WHAT TO DO with the teenage girl as subject? She has been much maligned in the pages of our literature - Shirley Jackson's homicidal Merricat in "We Have Always Lived in the Castle," or Jeffrey Eugenides's suiciding sisters. Even in less lethal incarnations, young girls in novels take advantage or are taken advantage of. The question of innocence is central - there is always virginity, literal and metaphorical, to be considered - and virtue is prized above all else. Though it seems nearly impossible to escape some version of these conventions, Jacinda Townsend's compelling debut, "Saint Monkey," sees its adolescent central characters through the broader lens of their friendship and the limitations of gender, race and age that inform the choices the girls make. Set in Mount Sterling, Ky., in the 1950s, the novel alternates in eight parts between the first-person perspectives of Audrey Martin and Caroline (Pookie) Wallace. The girls are 14 when the novel opens - Audrey bookish and introverted, Caroline flamboyant, dreaming of glamour and an anywhere-but-here future. Mount Sterling isn't so bad, Jim Crow aside. (Of course, Jim Crow wasn't an aside. On the contrary, it was as much a condition of existence as the weather, and if those living under it hadn't succeeded in constructing lives and selves, they wouldn't have survived. That Townsend knows this and handles issues of race with such subtlety is a testament to her abilities.) The "colored" section of Mount Sterling is small enough that girls of different classes - Caroline's family is of more modest means and manners than Audrey's - are neighbors. The girls are united, in part, by their undesirability, which lands them in the subbasement of the social hierarchy, though, at least temporarily, their virtue is unassailed. Audrey is plain and wears "Poindexter glasses." Bucktoothed Caroline, though possessed of a head of thick wavy red hair - quite a commodity - is "center-of-the-bone ugly." Both are orphaned in a sense: After Audrey's father dies she is left with her sweet but ineffectual grandfather and a taciturn mother with a drinking problem. Caroline - well, let's just say she loses both parents in one horrible fell swoop. By the time they are 16, thanks to a series of somewhat suspect narrative conveniences, Audrey has moved to Harlem to become the house band pianist at the Apollo Theater. Caroline and her big dreams are stuck in Kentucky where her life devolves into drudgery as she struggles with too little money, too few prospects and the responsibility of caring for her younger sister and ailing grandmother. The sections narrated from Caroline's perspective are weakened by one of the novel's central problems, one that is particularly notable in the first third: a folksy, colorful language that is more stylistic convention than accurate descriptor of these particular characters and their experience of the world. The language is a kind of syntactic leitmotif associated with writing about the black Southern past, one present in many novels that take the South as subject. To make a play on the title of NoViolet Bulawayo's recent novel - we need new language. Nonetheless, Caroline is a strong and nuanced character. Despite her pragmatism and hard edges, she is a romantic soul. She is barely 15 when love first presents itself as a psychic way out of the difficulty of her circumstance. Caroline's yearning recalls Janie, the young heroine of "Their Eyes Were Watching God," lying one afternoon under a blossoming pear tree, overwhelmed by sensuality and possibility and driven toward the fulfillment of what she senses life might offer. That Janie's life does not go as well as she hopes, that it does in fact take a tragic turn, does not eclipse her capacity for joy or hope. Caroline does not fare so well. She is bludgeoned by a stream of unrelenting disappointment, but Townsend rescues her from becoming a cliché of black suffering with lines like these: "I find a sworp of junebug beetles crawling on the porch post, and I notice how they're all so pretty with their gold-green backs shining in the sun, and I crush them and crush them with the heel of my shoe...all them souls, just gone." Audrey, on the other hand, has a new life up North - rent parties, the Village Vanguard till dawn - which she describes in vivid detail in a series of letters to Caroline. Townsend manages the complexities of the girls' deteriorating friendship quite well: Audrey's well-intentioned but patronizing letters, Caroline's jealousy and pride, Audrey's guilt. The sections set in Harlem snap with vigor, Townsend's writing full of fresh turns of phrase and keen insights. A cast of well-drawn secondary characters comes on the scene: sharp-tongued Letty, dancer and stage manager at the Apollo, Audrey's love interest August, and Harlem itself, which she loves and hates. "The rest of the world knows there is a New York," she thinks, "but for New Yorkers, there is no other place: New York, as it turns out, is the most provincial place on earth." As a character, Audrey is a bit inaccessible - we are aware of her joy and her suffering but don't often feel them with her. This short-coming aside, she is a delightful counter-point to Caroline. "Saint Monkey" is certainly a coming-of-age novel - its teenage heroines eat the damning apple and fall from innocence. But it is agency that matters most for Caroline and Audrey. In Townsend's hands, virtue and innocence were only a veil that needed to fall away so the girls might see themselves, and their chosen course, more clearly. AYANA MATHIS is the author of a novel, "The Twelve Tribes of Hattie."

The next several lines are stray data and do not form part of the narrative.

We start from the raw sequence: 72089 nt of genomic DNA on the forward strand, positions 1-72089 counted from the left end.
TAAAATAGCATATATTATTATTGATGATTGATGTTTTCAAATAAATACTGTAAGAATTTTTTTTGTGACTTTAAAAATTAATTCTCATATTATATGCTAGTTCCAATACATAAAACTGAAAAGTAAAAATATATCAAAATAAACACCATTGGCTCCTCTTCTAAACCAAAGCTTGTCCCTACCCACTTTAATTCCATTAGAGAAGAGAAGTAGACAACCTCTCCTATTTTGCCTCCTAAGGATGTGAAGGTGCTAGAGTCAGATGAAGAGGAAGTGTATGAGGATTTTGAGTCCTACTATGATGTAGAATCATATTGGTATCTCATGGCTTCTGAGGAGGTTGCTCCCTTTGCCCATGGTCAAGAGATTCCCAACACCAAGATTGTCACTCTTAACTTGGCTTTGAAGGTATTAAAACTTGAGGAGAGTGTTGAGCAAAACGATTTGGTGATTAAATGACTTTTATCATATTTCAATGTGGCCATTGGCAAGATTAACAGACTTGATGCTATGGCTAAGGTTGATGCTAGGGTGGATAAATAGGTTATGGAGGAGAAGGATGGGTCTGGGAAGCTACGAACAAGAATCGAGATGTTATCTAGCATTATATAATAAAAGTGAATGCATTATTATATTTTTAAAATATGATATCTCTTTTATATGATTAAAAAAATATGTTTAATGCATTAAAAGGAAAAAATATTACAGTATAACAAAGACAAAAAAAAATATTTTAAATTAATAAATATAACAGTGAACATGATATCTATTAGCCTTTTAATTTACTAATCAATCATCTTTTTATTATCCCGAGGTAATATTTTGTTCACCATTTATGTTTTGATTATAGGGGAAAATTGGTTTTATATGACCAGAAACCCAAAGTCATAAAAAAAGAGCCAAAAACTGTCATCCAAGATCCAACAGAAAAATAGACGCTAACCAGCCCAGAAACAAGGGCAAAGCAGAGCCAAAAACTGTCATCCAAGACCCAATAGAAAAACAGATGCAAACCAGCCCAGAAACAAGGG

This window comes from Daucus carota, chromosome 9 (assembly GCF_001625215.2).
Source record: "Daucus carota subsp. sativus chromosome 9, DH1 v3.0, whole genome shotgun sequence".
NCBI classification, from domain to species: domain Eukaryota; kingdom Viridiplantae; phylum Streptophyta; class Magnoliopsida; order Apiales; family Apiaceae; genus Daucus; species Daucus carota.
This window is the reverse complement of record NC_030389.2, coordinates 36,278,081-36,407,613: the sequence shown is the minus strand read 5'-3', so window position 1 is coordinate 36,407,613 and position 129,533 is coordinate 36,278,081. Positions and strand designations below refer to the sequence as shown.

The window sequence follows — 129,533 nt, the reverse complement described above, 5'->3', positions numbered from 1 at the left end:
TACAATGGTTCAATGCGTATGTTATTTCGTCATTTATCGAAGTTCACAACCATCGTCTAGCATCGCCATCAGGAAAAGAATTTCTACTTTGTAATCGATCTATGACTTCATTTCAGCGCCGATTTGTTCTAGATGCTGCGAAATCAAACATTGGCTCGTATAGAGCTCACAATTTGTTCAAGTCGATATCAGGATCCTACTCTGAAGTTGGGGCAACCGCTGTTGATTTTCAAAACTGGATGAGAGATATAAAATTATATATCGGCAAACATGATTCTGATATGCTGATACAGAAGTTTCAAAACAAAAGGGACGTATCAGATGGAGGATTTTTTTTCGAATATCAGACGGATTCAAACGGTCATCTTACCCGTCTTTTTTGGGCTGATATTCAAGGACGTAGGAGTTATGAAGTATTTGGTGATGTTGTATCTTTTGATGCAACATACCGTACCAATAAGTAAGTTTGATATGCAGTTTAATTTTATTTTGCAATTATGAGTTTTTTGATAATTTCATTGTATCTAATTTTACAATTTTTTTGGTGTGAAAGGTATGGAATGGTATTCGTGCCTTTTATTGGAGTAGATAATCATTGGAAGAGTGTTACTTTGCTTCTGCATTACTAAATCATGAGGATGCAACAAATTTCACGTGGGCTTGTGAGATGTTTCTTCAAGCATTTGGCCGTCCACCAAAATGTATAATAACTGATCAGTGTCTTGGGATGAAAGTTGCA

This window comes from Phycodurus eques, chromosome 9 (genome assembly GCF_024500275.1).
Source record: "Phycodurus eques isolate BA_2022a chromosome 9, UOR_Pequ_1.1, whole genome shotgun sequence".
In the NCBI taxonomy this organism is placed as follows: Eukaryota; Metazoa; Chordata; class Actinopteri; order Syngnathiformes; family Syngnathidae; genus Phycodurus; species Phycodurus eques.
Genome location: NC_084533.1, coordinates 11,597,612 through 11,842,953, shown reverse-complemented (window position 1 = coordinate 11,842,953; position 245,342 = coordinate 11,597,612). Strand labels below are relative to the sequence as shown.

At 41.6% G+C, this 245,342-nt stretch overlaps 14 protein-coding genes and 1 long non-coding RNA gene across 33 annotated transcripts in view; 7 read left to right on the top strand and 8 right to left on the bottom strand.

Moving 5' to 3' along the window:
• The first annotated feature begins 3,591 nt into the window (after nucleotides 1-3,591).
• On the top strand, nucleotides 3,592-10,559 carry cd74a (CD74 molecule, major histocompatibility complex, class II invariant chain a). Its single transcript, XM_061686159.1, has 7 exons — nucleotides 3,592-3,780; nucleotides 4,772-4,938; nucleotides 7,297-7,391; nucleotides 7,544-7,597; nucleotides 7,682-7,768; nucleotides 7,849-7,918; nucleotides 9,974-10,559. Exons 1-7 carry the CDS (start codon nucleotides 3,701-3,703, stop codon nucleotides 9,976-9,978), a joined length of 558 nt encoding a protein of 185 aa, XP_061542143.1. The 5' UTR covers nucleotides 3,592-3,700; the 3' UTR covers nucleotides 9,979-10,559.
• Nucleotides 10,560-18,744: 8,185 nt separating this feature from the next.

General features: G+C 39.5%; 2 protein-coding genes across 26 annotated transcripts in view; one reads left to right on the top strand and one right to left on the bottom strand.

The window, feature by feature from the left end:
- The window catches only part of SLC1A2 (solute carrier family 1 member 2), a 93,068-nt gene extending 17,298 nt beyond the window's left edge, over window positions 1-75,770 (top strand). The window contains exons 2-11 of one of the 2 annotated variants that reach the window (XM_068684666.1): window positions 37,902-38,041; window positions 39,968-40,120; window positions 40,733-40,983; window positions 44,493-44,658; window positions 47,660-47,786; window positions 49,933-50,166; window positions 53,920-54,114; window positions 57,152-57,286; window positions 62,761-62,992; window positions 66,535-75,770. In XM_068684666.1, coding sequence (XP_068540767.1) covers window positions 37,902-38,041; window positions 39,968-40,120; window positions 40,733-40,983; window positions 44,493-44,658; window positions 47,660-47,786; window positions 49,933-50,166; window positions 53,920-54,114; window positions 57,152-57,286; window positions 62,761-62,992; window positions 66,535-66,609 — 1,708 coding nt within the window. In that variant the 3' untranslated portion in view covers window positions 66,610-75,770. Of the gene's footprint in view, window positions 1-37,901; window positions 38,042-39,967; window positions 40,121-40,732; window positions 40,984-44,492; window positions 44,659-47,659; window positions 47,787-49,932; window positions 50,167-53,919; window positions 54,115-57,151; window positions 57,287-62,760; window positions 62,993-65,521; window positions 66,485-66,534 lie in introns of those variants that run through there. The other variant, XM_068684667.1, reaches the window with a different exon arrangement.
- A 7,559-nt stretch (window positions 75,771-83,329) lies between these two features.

Library Journal Review

This remarkable debut immerses the reader in the lives of two African American teenagers growing up in small-town Kentucky in the late 1950s. Caroline and Audrey inhabit a borderland between the emancipated North and the segregated South at a time when the repressive Fifties are giving way to the more liberated Sixties. The two friends are tied together by loss: Audrey longingly remembers her father, an airman killed in the Korean War, and Caroline's mother is horrifically murdered. Caroline straddles the boundary between beautiful and homely and dreams of going to Hollywood, but it's Audrey, who inherited her father's musical talent and can play jazz piano by ear, who manages to escape to New York City. Discovered at 18 while performing at a funeral, she travels to Harlem, where she plays for a time in the Apollo Theater's house band. But both girls find it difficult to overcome racism and the family ties binding them to their hometown. VERDICT Townsend's descriptive prose, dense with imagery, portrays life in the Jim Crow South and Harlem's heyday with startling immediacy. This author is one to watch.-Reba Leiding, formerly with James Madison Univ. Lib., Harrisonburg, VA (c) Copyright 2014. Library Journals LLC, a wholly owned subsidiary of Media Source, Inc. No redistribution permitted.